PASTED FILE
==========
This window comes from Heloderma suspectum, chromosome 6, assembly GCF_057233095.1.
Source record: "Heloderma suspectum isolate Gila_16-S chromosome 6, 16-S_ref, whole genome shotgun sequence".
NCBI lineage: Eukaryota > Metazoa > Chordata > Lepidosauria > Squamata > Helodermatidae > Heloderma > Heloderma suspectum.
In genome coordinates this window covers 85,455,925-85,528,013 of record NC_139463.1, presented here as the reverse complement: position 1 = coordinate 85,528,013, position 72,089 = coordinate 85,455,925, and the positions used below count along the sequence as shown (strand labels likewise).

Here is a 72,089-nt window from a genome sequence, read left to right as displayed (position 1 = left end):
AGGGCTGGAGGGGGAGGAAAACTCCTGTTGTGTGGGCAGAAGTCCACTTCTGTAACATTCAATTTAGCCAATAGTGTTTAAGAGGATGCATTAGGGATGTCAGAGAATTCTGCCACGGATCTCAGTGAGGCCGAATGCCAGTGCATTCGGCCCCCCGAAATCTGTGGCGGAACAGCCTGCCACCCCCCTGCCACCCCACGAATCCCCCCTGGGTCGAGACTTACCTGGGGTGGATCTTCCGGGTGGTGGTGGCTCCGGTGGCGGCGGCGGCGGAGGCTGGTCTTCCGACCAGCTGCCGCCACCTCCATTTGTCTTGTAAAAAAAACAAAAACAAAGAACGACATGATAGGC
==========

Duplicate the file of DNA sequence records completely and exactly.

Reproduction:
This window comes from Heloderma suspectum, chromosome 6, assembly GCF_057233095.1.
Source record: "Heloderma suspectum isolate Gila_16-S chromosome 6, 16-S_ref, whole genome shotgun sequence".
NCBI lineage: Eukaryota > Metazoa > Chordata > Lepidosauria > Squamata > Helodermatidae > Heloderma > Heloderma suspectum.
In genome coordinates this window covers 85,455,925-85,528,013 of record NC_139463.1, presented here as the reverse complement: position 1 = coordinate 85,528,013, position 72,089 = coordinate 85,455,925, and the positions used below count along the sequence as shown (strand labels likewise).

Here is a 72,089-nt window from a genome sequence, read left to right as displayed (position 1 = left end):
AGGGCTGGAGGGGGAGGAAAACTCCTGTTGTGTGGGCAGAAGTCCACTTCTGTAACATTCAATTTAGCCAATAGTGTTTAAGAGGATGCATTAGGGATGTCAGAGAATTCTGCCACGGATCTCAGTGAGGCCGAATGCCAGTGCATTCGGCCCCCCGAAATCTGTGGCGGAACAGCCTGCCACCCCCCTGCCACCCCACGAATCCCCCCTGGGTCGAGACTTACCTGGGGTGGATCTTCCGGGTGGTGGTGGCTCCGGTGGCGGCGGCGGCGGAGGCTGGTCTTCCGACCAGCTGCCGCCACCTCCATTTGTCTTGTAAAAAAAACAAAAACAAAGAACGACATGATAGGC